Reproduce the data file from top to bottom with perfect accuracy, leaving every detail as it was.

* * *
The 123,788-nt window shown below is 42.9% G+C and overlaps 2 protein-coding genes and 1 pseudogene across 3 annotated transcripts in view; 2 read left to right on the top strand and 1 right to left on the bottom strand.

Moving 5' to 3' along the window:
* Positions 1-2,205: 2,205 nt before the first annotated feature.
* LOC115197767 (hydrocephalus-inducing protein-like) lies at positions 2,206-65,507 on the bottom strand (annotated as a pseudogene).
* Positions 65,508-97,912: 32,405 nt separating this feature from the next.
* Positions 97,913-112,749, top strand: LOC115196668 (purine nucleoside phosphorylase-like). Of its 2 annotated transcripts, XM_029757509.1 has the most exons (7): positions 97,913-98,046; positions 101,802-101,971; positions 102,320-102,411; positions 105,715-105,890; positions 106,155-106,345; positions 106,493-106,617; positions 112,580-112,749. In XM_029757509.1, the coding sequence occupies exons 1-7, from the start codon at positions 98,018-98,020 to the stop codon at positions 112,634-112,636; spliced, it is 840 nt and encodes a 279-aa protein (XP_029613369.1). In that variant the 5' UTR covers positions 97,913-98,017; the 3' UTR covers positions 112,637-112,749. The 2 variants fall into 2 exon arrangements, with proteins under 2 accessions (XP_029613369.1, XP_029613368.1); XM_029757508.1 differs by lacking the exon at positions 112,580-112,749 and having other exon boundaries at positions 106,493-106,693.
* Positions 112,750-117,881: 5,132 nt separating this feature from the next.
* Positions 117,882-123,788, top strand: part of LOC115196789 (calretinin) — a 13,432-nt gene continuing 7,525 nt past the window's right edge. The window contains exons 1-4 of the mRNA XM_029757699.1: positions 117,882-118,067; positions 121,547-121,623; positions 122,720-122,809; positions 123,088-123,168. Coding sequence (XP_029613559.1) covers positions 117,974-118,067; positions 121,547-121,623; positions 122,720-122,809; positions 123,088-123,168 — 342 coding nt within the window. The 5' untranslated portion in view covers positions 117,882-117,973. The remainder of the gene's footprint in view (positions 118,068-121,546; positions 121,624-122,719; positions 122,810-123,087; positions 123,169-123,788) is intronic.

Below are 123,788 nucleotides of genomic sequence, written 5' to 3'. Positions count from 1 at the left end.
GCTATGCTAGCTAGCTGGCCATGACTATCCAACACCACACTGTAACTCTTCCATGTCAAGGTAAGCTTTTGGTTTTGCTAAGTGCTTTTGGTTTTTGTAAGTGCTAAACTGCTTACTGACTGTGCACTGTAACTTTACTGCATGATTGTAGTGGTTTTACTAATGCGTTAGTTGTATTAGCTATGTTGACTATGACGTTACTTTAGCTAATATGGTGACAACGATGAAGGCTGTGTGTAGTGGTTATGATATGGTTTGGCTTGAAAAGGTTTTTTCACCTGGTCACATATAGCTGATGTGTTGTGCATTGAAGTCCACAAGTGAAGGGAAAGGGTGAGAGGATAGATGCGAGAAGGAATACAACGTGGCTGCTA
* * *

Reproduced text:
The 123,788-nt window shown below is 42.9% G+C and overlaps 2 protein-coding genes and 1 pseudogene across 3 annotated transcripts in view; 2 read left to right on the top strand and 1 right to left on the bottom strand.

Moving 5' to 3' along the window:
* Positions 1-2,205: 2,205 nt before the first annotated feature.
* LOC115197767 (hydrocephalus-inducing protein-like) lies at positions 2,206-65,507 on the bottom strand (annotated as a pseudogene).
* Positions 65,508-97,912: 32,405 nt separating this feature from the next.
* Positions 97,913-112,749, top strand: LOC115196668 (purine nucleoside phosphorylase-like). Of its 2 annotated transcripts, XM_029757509.1 has the most exons (7): positions 97,913-98,046; positions 101,802-101,971; positions 102,320-102,411; positions 105,715-105,890; positions 106,155-106,345; positions 106,493-106,617; positions 112,580-112,749. In XM_029757509.1, the coding sequence occupies exons 1-7, from the start codon at positions 98,018-98,020 to the stop codon at positions 112,634-112,636; spliced, it is 840 nt and encodes a 279-aa protein (XP_029613369.1). In that variant the 5' UTR covers positions 97,913-98,017; the 3' UTR covers positions 112,637-112,749. The 2 variants fall into 2 exon arrangements, with proteins under 2 accessions (XP_029613369.1, XP_029613368.1); XM_029757508.1 differs by lacking the exon at positions 112,580-112,749 and having other exon boundaries at positions 106,493-106,693.
* Positions 112,750-117,881: 5,132 nt separating this feature from the next.
* Positions 117,882-123,788, top strand: part of LOC115196789 (calretinin) — a 13,432-nt gene continuing 7,525 nt past the window's right edge. The window contains exons 1-4 of the mRNA XM_029757699.1: positions 117,882-118,067; positions 121,547-121,623; positions 122,720-122,809; positions 123,088-123,168. Coding sequence (XP_029613559.1) covers positions 117,974-118,067; positions 121,547-121,623; positions 122,720-122,809; positions 123,088-123,168 — 342 coding nt within the window. The 5' untranslated portion in view covers positions 117,882-117,973. The remainder of the gene's footprint in view (positions 118,068-121,546; positions 121,624-122,719; positions 122,810-123,087; positions 123,169-123,788) is intronic.

Below are 123,788 nucleotides of genomic sequence, written 5' to 3'. Positions count from 1 at the left end.
GCTATGCTAGCTAGCTGGCCATGACTATCCAACACCACACTGTAACTCTTCCATGTCAAGGTAAGCTTTTGGTTTTGCTAAGTGCTTTTGGTTTTTGTAAGTGCTAAACTGCTTACTGACTGTGCACTGTAACTTTACTGCATGATTGTAGTGGTTTTACTAATGCGTTAGTTGTATTAGCTATGTTGACTATGACGTTACTTTAGCTAATATGGTGACAACGATGAAGGCTGTGTGTAGTGGTTATGATATGGTTTGGCTTGAAAAGGTTTTTTCACCTGGTCACATATAGCTGATGTGTTGTGCATTGAAGTCCACAAGTGAAGGGAAAGGGTGAGAGGATAGATGCGAGAAGGAATACAACGTGGCTGCTA